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Current Stem Cell Reports

, Volume 5, Issue 2, pp 57–65 | Cite as

How to Characterize Stem Cells? Contributions from Mathematical Modeling

  • Thomas Stiehl
  • Anna Marciniak-CzochraEmail author
Mathematical Models of Stem Cell Behavior (M Kohandel, Section Editor)
Part of the following topical collections:
  1. Topical Collection on Mathematical Models of Stem Cell Behavior

Abstract

Purpose of Review

Adult stem cells play a key role in tissue regeneration and cancer. To translate findings from stem cell biology into clinics, we require a quantitative characterization of stem cell dynamics in vivo. This review explores how mathematical models can help to characterize stem cell behavior in health and disease.

Recent Findings

Mathematical models significantly contribute to quantification of stem cell traits such as proliferation, self-renewal, and quiescence. They provide insights into the role of systemic and micro-environmental feedback loops during regeneration and cancer. Computer simulations allow linking stem cell properties to tumor composition, clinical course, and drug response. Therefore, models are helpful in personalizing treatments and predicting patient survival.

Summary

Mathematical models coupled with tools of parameter estimation and model selection provide quantitative insights into stem cell properties and their regulation. They help to understand experimentally inaccessible processes occurring in regeneration, aging, and cancer.

Keywords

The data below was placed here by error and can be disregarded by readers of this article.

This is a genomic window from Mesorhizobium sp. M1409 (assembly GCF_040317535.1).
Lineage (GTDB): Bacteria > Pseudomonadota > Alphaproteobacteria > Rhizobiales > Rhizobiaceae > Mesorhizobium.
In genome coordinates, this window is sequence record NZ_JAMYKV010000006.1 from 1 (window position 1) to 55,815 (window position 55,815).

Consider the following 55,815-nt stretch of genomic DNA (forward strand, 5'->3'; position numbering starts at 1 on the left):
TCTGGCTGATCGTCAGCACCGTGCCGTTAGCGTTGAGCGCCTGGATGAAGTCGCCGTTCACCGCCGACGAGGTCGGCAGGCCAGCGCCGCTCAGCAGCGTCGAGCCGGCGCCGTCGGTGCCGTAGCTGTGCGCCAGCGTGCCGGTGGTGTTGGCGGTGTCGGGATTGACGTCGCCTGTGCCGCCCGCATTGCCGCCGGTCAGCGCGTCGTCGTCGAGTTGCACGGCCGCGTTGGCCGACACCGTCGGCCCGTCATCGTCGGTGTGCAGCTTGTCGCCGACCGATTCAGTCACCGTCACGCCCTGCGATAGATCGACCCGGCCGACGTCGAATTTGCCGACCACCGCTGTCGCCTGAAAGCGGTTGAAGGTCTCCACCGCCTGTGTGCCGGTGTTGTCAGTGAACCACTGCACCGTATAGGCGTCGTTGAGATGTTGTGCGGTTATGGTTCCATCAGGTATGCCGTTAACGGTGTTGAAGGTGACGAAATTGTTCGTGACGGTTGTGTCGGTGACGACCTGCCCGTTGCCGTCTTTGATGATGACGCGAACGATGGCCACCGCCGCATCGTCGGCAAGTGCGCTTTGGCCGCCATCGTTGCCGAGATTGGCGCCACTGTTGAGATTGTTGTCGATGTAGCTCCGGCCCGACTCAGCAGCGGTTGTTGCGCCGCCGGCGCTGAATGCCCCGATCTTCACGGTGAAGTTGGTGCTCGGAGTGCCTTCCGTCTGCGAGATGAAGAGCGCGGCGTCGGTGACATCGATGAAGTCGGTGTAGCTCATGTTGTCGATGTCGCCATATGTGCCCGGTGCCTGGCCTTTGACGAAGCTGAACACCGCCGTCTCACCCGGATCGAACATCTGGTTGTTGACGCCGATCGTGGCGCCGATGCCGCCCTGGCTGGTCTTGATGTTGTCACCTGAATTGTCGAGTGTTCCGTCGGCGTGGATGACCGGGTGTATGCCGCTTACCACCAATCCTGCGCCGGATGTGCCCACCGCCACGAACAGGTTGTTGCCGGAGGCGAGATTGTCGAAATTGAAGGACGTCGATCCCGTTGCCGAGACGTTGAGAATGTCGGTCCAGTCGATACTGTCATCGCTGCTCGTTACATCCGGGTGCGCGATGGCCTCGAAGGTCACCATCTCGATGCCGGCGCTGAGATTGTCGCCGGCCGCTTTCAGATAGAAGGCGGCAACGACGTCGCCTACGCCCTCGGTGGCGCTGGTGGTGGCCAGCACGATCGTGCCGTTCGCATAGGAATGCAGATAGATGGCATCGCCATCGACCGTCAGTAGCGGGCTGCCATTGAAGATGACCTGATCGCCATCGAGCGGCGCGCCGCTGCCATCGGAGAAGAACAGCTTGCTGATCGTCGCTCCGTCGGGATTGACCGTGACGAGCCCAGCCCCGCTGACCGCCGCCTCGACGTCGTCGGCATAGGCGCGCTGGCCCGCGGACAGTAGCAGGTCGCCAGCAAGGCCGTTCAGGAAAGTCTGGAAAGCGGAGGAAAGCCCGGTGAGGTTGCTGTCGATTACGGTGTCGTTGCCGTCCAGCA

Cancer stem cell Mathematical model Tumor heterogeneity Clonal evolution Bone marrow transplantation Patient prognosis Differential equations 

Notes

Acknowledgements

This work was funded by research funding from the German Research Foundation DFG (Collaborative Research Center SFB 873, Maintenance and Differentiation of Stem Cells in Development and Disease).

Compliance with Ethical Standards

Conflict of Interest

Thomas Stiehl and Anna Marciniak-Czochra declare that they have no conflict of interest.

Human and Animal Rights and Informed Consent

All reported studies and experiments involving human or animal subjects performed by the authors have been previously published and complied with applicable ethical standards as defined in the Helsinki declaration and its amendments, institutional and national research committee standards, and international/national/institutional guidelines.

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Copyright information

© Springer Nature Switzerland AG 2019

Authors and Affiliations

  1. 1.Institute of Applied Mathematics, Interdisciplinary Center of Scientific Computing and BioQuant CenterHeidelberg UniversityHeidelbergGermany

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